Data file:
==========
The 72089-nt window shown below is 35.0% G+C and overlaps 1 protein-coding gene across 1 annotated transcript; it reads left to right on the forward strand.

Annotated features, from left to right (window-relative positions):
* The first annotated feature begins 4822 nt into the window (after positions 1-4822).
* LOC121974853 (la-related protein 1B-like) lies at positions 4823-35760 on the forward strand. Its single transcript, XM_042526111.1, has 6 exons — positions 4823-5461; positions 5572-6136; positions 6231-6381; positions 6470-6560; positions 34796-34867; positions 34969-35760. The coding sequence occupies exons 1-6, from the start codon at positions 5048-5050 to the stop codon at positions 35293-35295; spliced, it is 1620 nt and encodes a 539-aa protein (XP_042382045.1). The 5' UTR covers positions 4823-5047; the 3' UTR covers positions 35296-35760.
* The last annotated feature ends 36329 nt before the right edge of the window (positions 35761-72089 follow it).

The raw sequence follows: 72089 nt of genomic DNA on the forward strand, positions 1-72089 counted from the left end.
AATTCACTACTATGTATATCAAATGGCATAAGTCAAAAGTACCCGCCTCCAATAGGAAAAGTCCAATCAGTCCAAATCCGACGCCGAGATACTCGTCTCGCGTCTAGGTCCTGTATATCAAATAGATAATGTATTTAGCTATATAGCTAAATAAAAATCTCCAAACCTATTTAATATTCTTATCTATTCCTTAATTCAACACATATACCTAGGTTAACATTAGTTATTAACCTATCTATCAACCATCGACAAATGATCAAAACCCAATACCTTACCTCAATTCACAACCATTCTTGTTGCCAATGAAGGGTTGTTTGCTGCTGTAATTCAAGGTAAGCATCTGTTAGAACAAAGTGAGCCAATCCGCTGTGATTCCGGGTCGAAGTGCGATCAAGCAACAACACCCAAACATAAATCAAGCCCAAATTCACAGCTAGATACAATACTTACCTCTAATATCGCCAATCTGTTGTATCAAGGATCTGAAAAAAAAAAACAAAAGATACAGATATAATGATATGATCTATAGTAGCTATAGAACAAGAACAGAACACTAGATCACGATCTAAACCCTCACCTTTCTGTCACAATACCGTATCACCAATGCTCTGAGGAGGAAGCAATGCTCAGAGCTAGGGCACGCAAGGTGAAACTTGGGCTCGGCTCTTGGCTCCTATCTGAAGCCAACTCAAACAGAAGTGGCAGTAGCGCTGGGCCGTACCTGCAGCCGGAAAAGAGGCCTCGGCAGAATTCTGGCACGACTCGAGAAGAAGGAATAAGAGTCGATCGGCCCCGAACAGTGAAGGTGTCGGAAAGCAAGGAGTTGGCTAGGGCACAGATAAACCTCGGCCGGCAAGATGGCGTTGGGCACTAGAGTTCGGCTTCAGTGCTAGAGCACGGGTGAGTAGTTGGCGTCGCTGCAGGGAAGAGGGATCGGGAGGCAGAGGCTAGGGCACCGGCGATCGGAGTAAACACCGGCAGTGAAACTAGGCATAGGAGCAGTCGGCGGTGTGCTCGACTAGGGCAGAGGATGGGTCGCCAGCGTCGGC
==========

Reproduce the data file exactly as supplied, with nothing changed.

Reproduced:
The 72089-nt window shown below is 35.0% G+C and overlaps 1 protein-coding gene across 1 annotated transcript; it reads left to right on the forward strand.

Annotated features, from left to right (window-relative positions):
* The first annotated feature begins 4822 nt into the window (after positions 1-4822).
* LOC121974853 (la-related protein 1B-like) lies at positions 4823-35760 on the forward strand. Its single transcript, XM_042526111.1, has 6 exons — positions 4823-5461; positions 5572-6136; positions 6231-6381; positions 6470-6560; positions 34796-34867; positions 34969-35760. The coding sequence occupies exons 1-6, from the start codon at positions 5048-5050 to the stop codon at positions 35293-35295; spliced, it is 1620 nt and encodes a 539-aa protein (XP_042382045.1). The 5' UTR covers positions 4823-5047; the 3' UTR covers positions 35296-35760.
* The last annotated feature ends 36329 nt before the right edge of the window (positions 35761-72089 follow it).

The raw sequence follows: 72089 nt of genomic DNA on the forward strand, positions 1-72089 counted from the left end.
AATTCACTACTATGTATATCAAATGGCATAAGTCAAAAGTACCCGCCTCCAATAGGAAAAGTCCAATCAGTCCAAATCCGACGCCGAGATACTCGTCTCGCGTCTAGGTCCTGTATATCAAATAGATAATGTATTTAGCTATATAGCTAAATAAAAATCTCCAAACCTATTTAATATTCTTATCTATTCCTTAATTCAACACATATACCTAGGTTAACATTAGTTATTAACCTATCTATCAACCATCGACAAATGATCAAAACCCAATACCTTACCTCAATTCACAACCATTCTTGTTGCCAATGAAGGGTTGTTTGCTGCTGTAATTCAAGGTAAGCATCTGTTAGAACAAAGTGAGCCAATCCGCTGTGATTCCGGGTCGAAGTGCGATCAAGCAACAACACCCAAACATAAATCAAGCCCAAATTCACAGCTAGATACAATACTTACCTCTAATATCGCCAATCTGTTGTATCAAGGATCTGAAAAAAAAAAACAAAAGATACAGATATAATGATATGATCTATAGTAGCTATAGAACAAGAACAGAACACTAGATCACGATCTAAACCCTCACCTTTCTGTCACAATACCGTATCACCAATGCTCTGAGGAGGAAGCAATGCTCAGAGCTAGGGCACGCAAGGTGAAACTTGGGCTCGGCTCTTGGCTCCTATCTGAAGCCAACTCAAACAGAAGTGGCAGTAGCGCTGGGCCGTACCTGCAGCCGGAAAAGAGGCCTCGGCAGAATTCTGGCACGACTCGAGAAGAAGGAATAAGAGTCGATCGGCCCCGAACAGTGAAGGTGTCGGAAAGCAAGGAGTTGGCTAGGGCACAGATAAACCTCGGCCGGCAAGATGGCGTTGGGCACTAGAGTTCGGCTTCAGTGCTAGAGCACGGGTGAGTAGTTGGCGTCGCTGCAGGGAAGAGGGATCGGGAGGCAGAGGCTAGGGCACCGGCGATCGGAGTAAACACCGGCAGTGAAACTAGGCATAGGAGCAGTCGGCGGTGTGCTCGACTAGGGCAGAGGATGGGTCGCCAGCGTCGGC